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The Destination Based Cash Flow Tax – Is it a VAT?

As tax reform proposals are considered over the next few months, the concept of a destination based cash flow tax remains in the GOP proposal.  This type of corporate tax acts like a VAT, but with some allowable deductions, such as payroll.  And the boarder adjustment is a driving feature of the proposal.

The boarder adjustment feature would exempt from tax sales of goods exported outside of the U.S.  However, the cost of goods purchased by a U.S. company from foreign sources would not be deductible against the the corporate tax.  So, the tax would be imposed on goods produced and sold in the U.S.

The proposal also allows for full deductions of capital investments with no depreciation required (but does not allow interest payments to be deducted).  This is similar to most VAT systems and is touted as a provision that will spur investment.

A reconciliation between the current administration’s tax plan and the GOP plan is underway, and we won’t have wait too much longer to see if the corporate rate drops to 15% or 20% and whether we the destination based cash flow tax survives.

Changes Proposed to US Tax Reporting Rules for “Outbound” Transfers

On January 30, 2013, the US Treasury Department (IRS) proposed amendments to existing gain recognition agreement (“GRA”) regulations that apply to US persons who transfer stock of a US corporation or a foreign corporation to a foreign corporation. The proposed changes to the GRA regulations address the consequences to US persons for failing to file GRAs and related documents (failure to file), to comply in any material respect with the terms of, or rules governing, GRAs (failure to comply), or to satisfy other reporting obligations. The proposed changes would affect not only future reorganizations and contributions of stock to foreign corporations, but also prior transfers that continue to be subject to GRA reporting. The proposed changes also provide similar failure to comply rules with respect to liquidating distributions to foreign corporations and certain other document filing requirements arising with a US person’s transfer of stock or assets to certain foreign corporations.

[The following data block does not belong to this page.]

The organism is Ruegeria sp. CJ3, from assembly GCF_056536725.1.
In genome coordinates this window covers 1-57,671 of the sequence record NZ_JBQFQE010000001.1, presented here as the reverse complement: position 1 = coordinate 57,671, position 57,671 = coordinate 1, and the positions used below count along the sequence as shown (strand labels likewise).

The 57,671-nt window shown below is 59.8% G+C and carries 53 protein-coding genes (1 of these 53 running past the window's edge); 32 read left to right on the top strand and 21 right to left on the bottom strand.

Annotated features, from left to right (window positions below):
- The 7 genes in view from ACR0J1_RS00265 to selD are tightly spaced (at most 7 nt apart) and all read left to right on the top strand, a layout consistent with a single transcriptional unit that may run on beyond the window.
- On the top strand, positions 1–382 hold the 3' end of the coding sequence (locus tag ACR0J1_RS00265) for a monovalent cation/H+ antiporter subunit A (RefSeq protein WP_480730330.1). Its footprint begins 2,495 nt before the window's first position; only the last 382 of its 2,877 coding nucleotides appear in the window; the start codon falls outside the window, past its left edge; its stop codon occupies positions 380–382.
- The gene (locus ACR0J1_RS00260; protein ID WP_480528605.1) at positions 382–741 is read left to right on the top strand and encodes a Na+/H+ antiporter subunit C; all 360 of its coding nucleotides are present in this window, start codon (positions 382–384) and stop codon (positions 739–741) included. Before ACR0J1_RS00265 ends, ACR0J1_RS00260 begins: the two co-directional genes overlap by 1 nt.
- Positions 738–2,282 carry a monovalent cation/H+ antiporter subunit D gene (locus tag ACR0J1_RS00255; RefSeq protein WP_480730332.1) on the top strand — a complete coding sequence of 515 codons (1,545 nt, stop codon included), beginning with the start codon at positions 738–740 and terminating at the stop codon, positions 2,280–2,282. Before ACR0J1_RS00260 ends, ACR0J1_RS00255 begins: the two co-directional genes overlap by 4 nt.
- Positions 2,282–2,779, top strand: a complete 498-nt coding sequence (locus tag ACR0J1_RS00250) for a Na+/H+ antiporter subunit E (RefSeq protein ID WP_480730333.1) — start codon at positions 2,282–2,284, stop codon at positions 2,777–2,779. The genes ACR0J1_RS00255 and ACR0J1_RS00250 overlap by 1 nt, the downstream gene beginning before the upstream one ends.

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Fighting Back: Taxpayers Challenge State Tax Assessments Based on Contingent-Fee Transfer Pricing Audits

In today’s economic environment, it is no secret that many states face significant budget shortfalls. In response to these circumstances, certain state treasury departments have begun to propose new income tax assessments based on transfer pricing studies that they have “outsourced” to third-party audit firms, often on contingent-fee terms. These arrangements, however, have left many taxpayers concerned. A state department of revenue’s combination of broad powers to propose adjustments and enjoyment of significant deference from state trial courts has traditionally been tempered by an expectation that the department will carefully exercise its discretion in making its assessment. But taxpayers are left wondering whether this powerful check on what otherwise might be arbitrary or capricious assessments is effectively abandoned where that state turns to a third-party, operating without transparency and on a contingent-fee basis, to pursue assessments under a highly technical area of the law (i.e., transfer pricing) with which the state department of revenue may, itself, have only limited experience.

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